What is Intermittent Fasting?

Intermittent fasting requires having times of reduced or zero calorie intake and periods of normal eating.  Ideally it is good to fast for at least 12 hours overnight, but some people aim for 14-16 hours, breaking their fast with a late brunch or early lunch the next day. Research has shown health benefits associated with intermittent fasting that include improved brain health, better sleep quality and increased weight loss.

With all the hype around intermittent fasting, many people are confused about whether the health benefits really are worth it or if breakfast is still the most important meal of the day?

This article will discuss if intermittent fasting may be right for you (even as a short-term strategy to get your metabolism pumping again) as well as the known benefits of eating a wholesome breakfast.

Is Intermittent Fasting right for you?

The human body is more likely to store calories consumed throughout the evening and night so clearly makes no sense to eat first thing in the morning if you are still full from the night before.  If you find yourself consistently eating late at night you will most likely benefit from fasting until you feel hungry the next morning.  

Research also suggests that people who suffer from hormonal health issues related to cholesterol, blood glucose and insulin levels will benefit from the positive metabolic effects offered with intermittent fasting.  Signs that your hormones could be connected to an inability to lose weight include abdominal obesity, bad skin and high cholesterol, however it is always best to seek professional healthcare advice if you have concerns.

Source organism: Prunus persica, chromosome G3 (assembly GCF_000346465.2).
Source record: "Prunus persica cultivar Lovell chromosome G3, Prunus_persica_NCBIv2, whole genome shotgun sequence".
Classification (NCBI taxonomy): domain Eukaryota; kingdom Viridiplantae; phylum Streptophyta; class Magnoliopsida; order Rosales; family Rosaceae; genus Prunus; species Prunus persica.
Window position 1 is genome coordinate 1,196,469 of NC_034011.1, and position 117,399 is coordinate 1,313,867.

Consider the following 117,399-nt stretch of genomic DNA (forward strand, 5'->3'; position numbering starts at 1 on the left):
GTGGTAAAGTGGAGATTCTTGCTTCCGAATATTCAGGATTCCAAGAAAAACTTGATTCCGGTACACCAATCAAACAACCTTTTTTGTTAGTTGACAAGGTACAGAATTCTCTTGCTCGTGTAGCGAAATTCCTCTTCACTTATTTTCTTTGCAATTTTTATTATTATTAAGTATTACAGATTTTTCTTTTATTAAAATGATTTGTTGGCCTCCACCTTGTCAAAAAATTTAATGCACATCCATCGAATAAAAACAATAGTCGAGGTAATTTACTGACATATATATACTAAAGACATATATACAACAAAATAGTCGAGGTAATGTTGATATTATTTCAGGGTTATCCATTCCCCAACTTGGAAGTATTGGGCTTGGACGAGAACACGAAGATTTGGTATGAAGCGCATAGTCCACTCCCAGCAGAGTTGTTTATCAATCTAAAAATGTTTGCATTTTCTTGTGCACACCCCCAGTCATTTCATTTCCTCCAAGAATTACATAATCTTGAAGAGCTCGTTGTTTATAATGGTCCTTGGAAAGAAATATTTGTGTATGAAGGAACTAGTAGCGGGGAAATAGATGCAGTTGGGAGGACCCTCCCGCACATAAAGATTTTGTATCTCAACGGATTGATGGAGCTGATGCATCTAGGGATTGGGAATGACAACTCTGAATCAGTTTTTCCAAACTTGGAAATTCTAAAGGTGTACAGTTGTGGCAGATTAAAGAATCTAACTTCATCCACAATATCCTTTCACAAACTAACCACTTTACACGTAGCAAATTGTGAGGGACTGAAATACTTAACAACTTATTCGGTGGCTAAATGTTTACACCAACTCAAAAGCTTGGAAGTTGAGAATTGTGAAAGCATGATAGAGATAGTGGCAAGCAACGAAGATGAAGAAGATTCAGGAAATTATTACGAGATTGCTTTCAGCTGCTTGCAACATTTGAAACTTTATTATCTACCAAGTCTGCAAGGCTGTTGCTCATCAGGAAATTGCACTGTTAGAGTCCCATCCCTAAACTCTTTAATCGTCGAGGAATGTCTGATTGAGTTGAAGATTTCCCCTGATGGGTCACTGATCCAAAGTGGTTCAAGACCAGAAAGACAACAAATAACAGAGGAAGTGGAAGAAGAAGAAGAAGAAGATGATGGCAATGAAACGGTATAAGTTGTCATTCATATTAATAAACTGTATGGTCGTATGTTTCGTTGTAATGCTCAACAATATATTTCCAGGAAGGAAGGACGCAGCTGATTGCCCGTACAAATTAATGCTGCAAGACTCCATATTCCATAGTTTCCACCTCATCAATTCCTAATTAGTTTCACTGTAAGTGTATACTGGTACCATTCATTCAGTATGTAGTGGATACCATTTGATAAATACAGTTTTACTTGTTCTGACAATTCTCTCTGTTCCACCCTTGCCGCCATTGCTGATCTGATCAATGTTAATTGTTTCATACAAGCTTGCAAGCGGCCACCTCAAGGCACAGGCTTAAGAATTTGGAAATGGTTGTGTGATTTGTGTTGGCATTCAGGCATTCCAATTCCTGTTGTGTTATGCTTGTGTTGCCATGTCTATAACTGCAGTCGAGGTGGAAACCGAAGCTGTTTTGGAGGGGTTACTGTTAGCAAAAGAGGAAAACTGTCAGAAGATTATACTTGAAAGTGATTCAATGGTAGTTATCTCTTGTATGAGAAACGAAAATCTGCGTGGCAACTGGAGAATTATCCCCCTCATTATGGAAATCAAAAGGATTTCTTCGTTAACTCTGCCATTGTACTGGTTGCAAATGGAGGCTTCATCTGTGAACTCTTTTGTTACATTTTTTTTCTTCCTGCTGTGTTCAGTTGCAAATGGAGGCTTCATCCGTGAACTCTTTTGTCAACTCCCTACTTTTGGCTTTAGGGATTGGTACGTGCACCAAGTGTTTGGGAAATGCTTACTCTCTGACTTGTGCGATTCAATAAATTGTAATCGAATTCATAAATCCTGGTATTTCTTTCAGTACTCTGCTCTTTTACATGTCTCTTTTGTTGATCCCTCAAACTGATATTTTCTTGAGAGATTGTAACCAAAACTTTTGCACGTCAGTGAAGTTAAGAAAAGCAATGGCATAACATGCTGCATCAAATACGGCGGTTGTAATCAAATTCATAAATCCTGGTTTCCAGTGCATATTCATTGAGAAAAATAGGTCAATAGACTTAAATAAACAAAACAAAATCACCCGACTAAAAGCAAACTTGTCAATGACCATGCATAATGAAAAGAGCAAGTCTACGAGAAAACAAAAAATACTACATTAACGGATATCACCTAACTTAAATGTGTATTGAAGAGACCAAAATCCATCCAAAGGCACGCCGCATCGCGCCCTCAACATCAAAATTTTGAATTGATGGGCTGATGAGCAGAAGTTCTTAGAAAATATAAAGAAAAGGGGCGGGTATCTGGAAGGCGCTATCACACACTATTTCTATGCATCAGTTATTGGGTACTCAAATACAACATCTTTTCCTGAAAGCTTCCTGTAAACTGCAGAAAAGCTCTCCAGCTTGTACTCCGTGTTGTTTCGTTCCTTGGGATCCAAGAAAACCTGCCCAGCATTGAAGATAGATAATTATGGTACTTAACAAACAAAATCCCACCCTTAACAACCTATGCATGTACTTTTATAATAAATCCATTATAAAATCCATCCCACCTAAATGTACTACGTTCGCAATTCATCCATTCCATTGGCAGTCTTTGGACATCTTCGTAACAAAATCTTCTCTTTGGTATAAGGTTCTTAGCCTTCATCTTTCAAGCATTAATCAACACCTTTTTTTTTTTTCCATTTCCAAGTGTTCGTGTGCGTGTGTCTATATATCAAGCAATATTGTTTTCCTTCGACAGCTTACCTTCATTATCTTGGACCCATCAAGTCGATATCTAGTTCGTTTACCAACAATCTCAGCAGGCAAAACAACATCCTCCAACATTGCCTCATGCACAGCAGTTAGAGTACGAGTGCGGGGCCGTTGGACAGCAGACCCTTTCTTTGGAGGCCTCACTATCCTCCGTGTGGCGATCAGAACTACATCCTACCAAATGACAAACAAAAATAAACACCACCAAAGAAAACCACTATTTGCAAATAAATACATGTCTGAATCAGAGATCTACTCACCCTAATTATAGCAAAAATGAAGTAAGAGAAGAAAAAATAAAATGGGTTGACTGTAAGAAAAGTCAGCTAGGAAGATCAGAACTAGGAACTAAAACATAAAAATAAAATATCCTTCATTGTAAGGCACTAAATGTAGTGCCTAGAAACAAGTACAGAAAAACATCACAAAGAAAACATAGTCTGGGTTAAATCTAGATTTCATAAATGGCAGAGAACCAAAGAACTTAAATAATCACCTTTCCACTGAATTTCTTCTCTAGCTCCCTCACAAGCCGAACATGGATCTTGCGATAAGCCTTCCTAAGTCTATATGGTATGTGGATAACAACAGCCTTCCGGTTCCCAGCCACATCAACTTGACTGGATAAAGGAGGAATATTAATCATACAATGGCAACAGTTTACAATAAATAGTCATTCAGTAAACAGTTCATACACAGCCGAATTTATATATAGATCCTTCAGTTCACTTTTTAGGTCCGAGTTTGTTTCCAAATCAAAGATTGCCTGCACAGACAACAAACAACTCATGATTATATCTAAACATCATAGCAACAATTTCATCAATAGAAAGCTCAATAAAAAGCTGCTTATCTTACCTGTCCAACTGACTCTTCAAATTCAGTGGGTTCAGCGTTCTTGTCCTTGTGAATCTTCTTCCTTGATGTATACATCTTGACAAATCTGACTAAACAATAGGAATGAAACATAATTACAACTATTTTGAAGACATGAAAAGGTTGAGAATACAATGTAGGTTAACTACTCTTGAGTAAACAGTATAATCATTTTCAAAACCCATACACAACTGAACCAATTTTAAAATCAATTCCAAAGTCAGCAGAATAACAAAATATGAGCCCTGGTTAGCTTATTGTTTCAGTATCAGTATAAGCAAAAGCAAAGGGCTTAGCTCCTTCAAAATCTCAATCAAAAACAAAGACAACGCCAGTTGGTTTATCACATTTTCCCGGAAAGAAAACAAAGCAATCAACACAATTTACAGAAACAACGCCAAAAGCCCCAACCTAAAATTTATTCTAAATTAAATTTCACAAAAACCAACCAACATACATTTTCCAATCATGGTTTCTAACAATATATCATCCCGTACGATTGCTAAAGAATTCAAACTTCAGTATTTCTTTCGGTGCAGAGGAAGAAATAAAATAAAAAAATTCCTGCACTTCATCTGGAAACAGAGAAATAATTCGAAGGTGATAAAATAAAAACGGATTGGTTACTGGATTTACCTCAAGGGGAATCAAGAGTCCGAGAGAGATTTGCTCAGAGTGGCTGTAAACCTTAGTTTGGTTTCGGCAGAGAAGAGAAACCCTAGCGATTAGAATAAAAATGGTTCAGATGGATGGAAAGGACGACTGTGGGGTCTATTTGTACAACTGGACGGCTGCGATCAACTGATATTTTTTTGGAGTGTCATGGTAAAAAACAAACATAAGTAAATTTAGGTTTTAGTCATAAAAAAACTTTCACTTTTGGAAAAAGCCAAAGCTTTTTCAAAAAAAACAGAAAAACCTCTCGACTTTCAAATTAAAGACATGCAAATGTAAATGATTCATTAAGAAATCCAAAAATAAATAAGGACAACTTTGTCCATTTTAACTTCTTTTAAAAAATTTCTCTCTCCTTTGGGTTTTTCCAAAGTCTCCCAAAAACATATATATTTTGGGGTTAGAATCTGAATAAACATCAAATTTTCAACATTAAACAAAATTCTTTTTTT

Do you feel hunger?

Hunger is an important physiological sensation that lets you know that your body is burning calories efficiently.  If you fail to experience hunger every 3-4 hours it may be a sign that your body is not working efficiently.  If this sounds like you, you may benefit from intermittent fasting.  Once you have gone a relatively long period without food (12-16 hours) you will reconnect with what it’s like to actually feel hungry again. 

If eating out is a regular thing for you, fasting until lunchtime the following day can help manage your overall calorie intake, and minimise weight gain. For various reasons when you eat out you take in roughly double the amount of calories compared to eating a meal that you have prepared at at home.  Eating out also commonly happens during the second half of the day when calories are burned slower or even stored by the body.

Is your mealtime routine stagnant?

Changing things around has a positive effect on weight loss and metabolism.  If you tend to eat the same of meals at the same times it could be good to mix things up a bit.  One way of doing this is by incorporating intermittent fasting into your daily routine, by changing your meal times to allow for longer periods in between dinner and breakfast, or even adopting a couple of lower calorie days each week.  Changes like these can give your metabolism a jump start and help burn extra calories.

What’s so good about having breakfast?

There are known benefits associated with consuming a healthy breakfast.  Breakfast contributes to your daily intake of dietary fibre and Vitamin B which are essential for appetite control and metabolism. Plus research shows that people who consume a wholesome breakfast burn twice as many calories as those who consume a larger dinner.  

The verdict

In summary, eating should be based on hunger and fullness cues, some people naturally don’t feel like eating in the morning so can benefit from intermittent fasting instead of trying to force food at that time. 

However intermittent fasting is discouraged for athletes requiring to perform at high intensities in the morning.  These people should instead opt for small amount of quick-release carbohydrate (e.g. banana, fruit bread) before training.

The first meal of the day, at whatever time that is for the individual should be balanced and include a good quality lean protein, multigrain carbohydrate, healthy fats and plenty of fruits or vegetables. 


This information is general advice and should not replace professional advice from your healthcare practitioner.

For more information about healthy eating